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For Some New Americans, Capitol Attack Was An Echo Of Turmoil They'd Hoped To Escape

Trump supporters try to break through a police barrier on Wednesday at the U.S. Capitol in Washington.
Julio Cortez
Trump supporters try to break through a police barrier on Wednesday at the U.S. Capitol in Washington.

Earlier this week, 34-year-old management consultant Rhazi Koné was taking a walk through his Washington, D.C., neighborhood when he noticed an unusual group of people.

"I think maybe four men and two women and they didn't have any masks on," he recalls. "And I walked past them, and noticed that two of them had jackets on which said 'Proud Boys.' "

The letters were in yellow on black jackets — the colors of the Proud Boys, a violent gang of self-described Western chauvinists that have become a staple at pro-Trump demonstrations. It was Tuesday, the day before the attack on the U.S. Capitol.

Koné's apartment is only about 15 minutes away from the Capitol. The next day, as he was watching the news, it began to dawn on him that something big was happening. He went to the rooftop of his building — he could see the Capitol from there.

"It looked just like madness. Just looked like a movie," he says. "And it just really felt like something terrible was happening.

For many Americans, this week's attack were shocking. But for the millions of Americans born in countries with a history of political instability, the event has carried a different resonance.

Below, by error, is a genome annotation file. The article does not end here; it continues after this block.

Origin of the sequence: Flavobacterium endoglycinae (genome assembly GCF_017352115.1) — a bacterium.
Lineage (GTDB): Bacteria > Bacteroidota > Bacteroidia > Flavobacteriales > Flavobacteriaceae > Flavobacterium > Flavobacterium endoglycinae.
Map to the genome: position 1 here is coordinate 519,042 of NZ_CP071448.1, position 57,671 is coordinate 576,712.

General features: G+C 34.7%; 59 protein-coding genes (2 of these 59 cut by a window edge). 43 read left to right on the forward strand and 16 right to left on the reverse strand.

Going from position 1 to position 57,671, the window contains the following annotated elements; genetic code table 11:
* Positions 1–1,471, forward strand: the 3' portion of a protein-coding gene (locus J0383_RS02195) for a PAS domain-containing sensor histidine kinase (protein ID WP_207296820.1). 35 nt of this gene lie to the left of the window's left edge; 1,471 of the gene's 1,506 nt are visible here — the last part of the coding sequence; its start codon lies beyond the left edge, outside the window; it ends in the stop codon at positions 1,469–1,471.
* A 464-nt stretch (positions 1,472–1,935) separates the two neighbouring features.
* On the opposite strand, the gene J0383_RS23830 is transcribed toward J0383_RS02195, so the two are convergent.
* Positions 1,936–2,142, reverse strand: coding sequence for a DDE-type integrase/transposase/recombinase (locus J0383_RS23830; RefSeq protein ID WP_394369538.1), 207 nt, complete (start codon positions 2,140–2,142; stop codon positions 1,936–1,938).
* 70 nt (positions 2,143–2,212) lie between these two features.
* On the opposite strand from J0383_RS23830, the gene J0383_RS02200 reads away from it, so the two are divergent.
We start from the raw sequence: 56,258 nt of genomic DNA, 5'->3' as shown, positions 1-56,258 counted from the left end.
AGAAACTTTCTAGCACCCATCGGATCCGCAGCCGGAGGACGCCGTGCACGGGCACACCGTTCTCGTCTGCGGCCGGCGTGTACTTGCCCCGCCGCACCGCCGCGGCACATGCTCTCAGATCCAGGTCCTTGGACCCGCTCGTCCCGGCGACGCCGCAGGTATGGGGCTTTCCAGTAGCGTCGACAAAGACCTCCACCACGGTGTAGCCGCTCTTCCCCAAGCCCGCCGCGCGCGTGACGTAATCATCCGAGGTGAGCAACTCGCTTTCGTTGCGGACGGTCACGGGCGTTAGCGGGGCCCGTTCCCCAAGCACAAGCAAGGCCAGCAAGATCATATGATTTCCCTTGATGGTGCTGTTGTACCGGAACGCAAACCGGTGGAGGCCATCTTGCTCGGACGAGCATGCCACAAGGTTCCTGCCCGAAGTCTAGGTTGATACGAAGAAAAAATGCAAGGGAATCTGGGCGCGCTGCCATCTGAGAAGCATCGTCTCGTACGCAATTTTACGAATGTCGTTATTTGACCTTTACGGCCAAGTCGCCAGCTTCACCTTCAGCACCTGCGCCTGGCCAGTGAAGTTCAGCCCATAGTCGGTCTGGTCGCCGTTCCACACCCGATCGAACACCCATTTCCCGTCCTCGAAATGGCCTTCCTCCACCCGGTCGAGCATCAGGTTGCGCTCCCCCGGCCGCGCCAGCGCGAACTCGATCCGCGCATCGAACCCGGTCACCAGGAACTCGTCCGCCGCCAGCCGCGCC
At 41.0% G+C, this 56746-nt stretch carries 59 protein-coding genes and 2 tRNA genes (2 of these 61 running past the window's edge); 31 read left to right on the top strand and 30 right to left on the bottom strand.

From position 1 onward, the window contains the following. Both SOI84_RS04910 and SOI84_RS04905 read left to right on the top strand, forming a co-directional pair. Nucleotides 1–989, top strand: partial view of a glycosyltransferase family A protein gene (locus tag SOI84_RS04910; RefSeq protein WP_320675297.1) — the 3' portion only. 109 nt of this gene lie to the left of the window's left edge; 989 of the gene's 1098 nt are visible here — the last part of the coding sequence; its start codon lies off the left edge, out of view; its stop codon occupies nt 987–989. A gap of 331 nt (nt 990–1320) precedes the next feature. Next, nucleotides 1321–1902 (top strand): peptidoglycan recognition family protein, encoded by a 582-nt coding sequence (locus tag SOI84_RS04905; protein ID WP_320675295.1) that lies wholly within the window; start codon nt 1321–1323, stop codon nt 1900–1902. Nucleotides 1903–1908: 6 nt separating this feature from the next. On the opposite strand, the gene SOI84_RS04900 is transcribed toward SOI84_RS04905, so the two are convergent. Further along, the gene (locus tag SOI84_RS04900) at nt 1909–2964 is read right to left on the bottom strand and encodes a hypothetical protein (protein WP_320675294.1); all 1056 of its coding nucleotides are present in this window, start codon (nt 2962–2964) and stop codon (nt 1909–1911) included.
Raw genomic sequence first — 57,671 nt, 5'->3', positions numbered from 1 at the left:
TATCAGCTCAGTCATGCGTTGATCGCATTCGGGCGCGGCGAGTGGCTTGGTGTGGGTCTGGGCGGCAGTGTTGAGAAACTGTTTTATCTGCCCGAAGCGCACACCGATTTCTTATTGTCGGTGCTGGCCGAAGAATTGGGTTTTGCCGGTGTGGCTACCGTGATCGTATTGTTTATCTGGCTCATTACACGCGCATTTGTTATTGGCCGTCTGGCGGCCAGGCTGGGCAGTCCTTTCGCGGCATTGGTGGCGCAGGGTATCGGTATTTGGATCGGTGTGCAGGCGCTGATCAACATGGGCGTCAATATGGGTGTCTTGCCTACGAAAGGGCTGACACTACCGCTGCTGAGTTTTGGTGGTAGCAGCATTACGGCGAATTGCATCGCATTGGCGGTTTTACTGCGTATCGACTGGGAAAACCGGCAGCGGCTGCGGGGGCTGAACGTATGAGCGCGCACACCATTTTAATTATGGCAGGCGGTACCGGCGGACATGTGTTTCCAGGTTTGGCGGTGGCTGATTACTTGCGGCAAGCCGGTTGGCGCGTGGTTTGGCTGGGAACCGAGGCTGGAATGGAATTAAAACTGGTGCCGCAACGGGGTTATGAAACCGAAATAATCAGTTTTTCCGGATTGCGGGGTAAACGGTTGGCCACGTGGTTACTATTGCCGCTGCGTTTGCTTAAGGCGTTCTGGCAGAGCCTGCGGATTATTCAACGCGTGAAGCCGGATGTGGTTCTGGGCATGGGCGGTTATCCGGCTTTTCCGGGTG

Koné grew up in the Ivory Coast, a country that's been marred by civil war, but he makes clear that while he was running away from war, he wasn't a refugee. He was a 17-year-old who wanted more opportunities — a wider choice of colleges and to live someplace where there was hope.

Today, Koné is a permanent resident and on the way to becoming a U.S. citizen. So standing on the roof on Wednesday afternoon, watching the attack on his adopted country unfold, he says he felt a multitude of emotions.

"I really felt sad. This is exactly what I ran away from and here I am again, experiencing the same thing," he says. "I just always thought that America is better than that."

Koné says never in his wildest dreams did he think an attack like this could happen in America. But Nelly Miguel, another American with roots in a country with a history of political upheaval, was less surprised.

"When you've seen something up close, then you know it's possible," she says.

Miguel is in her early 60s. She's the assistant head of a private middle school in New Jersey. But she grew up in Venezuela. She left home to study in the U.S., where she has earned three masters degrees. After finishing her second masters, all of the sudden there was rampant inflation and no jobs in Venezuela. Facing uncertain prospects back home, she decided she wanted her future to be in the U.S.

"I am American now. But I'm not in the sense that I see Americans think that what they have is inherited and doesn't need to be nurtured, and it can't change."

Miguel says she has some advice for Americans who haven't previously experienced the kind of political upheaval that descended on the nation's capitol this week. Believe in our rules — in the Constitution.

"If you lose that, then it's only a set of papers that say a few rules," she says.

Koné says Americans need to show curiosity about each other, and a willingness to listen to the other side. He says America has been very focused on trying to spread democracy outwards. Now, he says, it's time to focus on what's needed at home, though he's not sure if Americans are ready to do the work it will take to repair the country.

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